going down and the red goes into that upper reversal zone so anyhow there’s
just a couple of signals to look at and right now we’re not well actually right
now on the broad market we are actually seeing one of those bullish intermediate
confirmations but still you know there’s some uncertainty going on in broad
markets okay if you like that type of an indicator again just try back testing it
now if you want let’s go ahead and see what some of the sectors are doing right
generally speaking the sector’s have had a bit of a pullback over the last couple
of days but if we take a look at for example let’s just I’m going to make
this graph so it’s not quite so big it’s kind of hard to see that way so we’ll go
back to a three-month graph here and we’ll hit okay here we’ve got staples by
the way staples have been one of the stronger sectors we’ve talked about this
a whole bunch the staples are actually right now you know on the sentiment if
someone is looking at that longer time frame they’re bullish okay and the red
line is below 20 some traders might view that as an intermediate confirmation
maybe a sign of strength that could happen on the horizon right just paying
attention to the sentiment that’s there of course trend traders might just look
at this and say yeah well okay we’re up trending so that uptrend also indicates
the same thing full that you’re not giving me any information there right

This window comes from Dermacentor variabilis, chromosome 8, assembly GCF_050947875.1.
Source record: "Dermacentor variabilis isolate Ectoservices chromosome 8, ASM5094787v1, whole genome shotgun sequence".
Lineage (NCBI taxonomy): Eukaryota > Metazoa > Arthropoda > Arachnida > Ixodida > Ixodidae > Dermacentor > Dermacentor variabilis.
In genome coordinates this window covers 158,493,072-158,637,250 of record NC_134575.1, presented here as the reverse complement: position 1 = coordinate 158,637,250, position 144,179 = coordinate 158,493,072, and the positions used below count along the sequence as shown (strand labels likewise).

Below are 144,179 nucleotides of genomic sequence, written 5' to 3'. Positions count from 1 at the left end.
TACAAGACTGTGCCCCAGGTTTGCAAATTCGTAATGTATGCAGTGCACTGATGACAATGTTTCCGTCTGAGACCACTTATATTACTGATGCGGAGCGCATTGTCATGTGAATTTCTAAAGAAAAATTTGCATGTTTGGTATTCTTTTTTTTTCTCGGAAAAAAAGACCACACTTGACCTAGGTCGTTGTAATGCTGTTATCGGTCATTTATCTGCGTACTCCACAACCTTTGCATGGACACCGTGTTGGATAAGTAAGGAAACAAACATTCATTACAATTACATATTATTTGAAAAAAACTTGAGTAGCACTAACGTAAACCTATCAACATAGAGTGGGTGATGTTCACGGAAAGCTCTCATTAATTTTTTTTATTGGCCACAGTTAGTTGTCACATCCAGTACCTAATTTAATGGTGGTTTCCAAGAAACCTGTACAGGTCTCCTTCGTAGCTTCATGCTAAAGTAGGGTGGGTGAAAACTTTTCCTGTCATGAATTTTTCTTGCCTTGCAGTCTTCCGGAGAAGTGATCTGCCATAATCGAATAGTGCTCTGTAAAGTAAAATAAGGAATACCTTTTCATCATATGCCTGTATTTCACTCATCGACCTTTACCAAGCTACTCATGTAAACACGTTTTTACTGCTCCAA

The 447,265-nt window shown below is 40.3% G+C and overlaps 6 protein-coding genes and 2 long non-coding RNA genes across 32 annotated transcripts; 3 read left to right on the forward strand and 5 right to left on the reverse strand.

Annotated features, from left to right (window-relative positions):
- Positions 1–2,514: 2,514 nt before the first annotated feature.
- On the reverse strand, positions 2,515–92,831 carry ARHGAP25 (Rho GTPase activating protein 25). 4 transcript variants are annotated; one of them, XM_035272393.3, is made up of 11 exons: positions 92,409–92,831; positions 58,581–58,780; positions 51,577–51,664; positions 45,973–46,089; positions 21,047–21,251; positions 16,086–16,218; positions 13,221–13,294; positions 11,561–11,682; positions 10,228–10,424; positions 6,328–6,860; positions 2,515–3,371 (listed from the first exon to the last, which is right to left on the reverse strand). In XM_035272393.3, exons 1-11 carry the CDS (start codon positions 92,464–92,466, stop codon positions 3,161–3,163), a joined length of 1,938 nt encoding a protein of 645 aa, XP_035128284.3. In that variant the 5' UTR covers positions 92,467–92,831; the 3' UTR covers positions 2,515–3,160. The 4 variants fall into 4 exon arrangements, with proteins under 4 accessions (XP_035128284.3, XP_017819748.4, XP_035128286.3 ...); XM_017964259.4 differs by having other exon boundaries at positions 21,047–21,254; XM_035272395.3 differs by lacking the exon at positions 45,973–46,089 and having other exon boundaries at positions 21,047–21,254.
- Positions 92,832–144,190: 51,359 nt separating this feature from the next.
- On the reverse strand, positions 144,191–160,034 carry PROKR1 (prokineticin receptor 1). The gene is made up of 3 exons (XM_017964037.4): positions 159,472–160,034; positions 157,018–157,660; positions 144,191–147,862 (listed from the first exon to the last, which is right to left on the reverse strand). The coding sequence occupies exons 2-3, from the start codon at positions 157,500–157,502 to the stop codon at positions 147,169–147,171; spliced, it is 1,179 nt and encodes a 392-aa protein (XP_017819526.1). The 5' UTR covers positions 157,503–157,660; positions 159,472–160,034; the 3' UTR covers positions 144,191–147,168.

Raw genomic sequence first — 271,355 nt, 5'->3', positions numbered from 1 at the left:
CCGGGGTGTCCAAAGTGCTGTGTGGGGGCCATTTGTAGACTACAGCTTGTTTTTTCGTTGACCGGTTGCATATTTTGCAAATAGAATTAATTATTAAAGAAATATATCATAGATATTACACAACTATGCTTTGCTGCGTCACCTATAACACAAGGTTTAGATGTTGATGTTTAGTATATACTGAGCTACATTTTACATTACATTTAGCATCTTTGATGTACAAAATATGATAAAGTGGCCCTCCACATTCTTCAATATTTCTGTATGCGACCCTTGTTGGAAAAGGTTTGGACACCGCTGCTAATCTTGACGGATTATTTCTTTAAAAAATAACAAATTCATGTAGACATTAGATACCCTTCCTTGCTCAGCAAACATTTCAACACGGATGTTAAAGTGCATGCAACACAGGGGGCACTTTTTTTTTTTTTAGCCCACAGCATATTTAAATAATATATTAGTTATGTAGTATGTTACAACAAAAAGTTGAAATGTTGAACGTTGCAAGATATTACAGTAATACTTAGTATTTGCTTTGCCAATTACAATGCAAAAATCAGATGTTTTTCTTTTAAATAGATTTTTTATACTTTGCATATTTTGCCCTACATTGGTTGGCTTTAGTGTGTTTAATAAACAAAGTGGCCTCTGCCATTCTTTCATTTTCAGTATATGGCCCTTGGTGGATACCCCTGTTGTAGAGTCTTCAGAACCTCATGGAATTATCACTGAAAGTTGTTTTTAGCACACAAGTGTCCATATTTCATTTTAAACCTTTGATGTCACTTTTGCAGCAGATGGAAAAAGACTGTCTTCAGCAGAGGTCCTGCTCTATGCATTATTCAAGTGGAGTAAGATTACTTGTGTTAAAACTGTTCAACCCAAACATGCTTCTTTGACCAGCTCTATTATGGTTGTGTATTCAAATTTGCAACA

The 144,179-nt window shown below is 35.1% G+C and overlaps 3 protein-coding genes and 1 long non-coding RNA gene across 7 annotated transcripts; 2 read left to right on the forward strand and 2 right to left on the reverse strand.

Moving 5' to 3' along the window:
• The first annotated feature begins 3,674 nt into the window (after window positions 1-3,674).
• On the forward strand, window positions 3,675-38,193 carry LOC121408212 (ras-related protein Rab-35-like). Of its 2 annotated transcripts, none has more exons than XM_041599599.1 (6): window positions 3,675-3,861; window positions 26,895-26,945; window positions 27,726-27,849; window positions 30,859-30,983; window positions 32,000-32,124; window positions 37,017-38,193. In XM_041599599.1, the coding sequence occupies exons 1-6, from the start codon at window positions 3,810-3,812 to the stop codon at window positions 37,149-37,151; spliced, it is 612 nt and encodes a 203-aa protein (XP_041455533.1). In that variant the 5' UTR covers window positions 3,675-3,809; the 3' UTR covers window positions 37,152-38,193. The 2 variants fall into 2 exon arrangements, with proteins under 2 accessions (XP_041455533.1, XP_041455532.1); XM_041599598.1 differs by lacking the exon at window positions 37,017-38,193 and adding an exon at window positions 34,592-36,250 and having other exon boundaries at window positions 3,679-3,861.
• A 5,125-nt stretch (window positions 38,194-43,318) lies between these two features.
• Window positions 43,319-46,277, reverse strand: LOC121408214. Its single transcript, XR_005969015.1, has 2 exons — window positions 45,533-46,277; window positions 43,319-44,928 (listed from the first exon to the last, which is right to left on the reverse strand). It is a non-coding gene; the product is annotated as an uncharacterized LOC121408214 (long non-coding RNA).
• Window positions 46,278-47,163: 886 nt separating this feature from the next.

this is just it reminds me of this I went I went rock climbing for I used
to climb quite a bit but then I got too big to hold myself up and actually when
you’re rock climbing think with your feet is what we always say think with
your feet but my daughter lo and behold she decided to take up rock climbing and
she’s like dad come climbing with me so she and I went to an indoor gym last
week and it’s funny because it’s the first time I’d ever been to that gym
since they reformatted and there’s all kinds of climbing routes different holds
for different routes that people can climb up and they’re all rated and you
know based on different levels of aptitude and I said I want to see if I
can do a 5/10 still right I don’t know if you’re familiar with anyhow 5/10 it’s
kind of a beginner ish type of Route hey I’m just want to start easy right so I
go up to this wall and these hand holds that you know artificial hand holds that
are drilled into the wall those pockets they’re all different colors right and
they’re kind of going all over the place and I couldn’t figure out what an actual
route would be to take for a 5/10 do you just go up or what do you do but then I
realized right there’s a little sign on the wall and they’re actually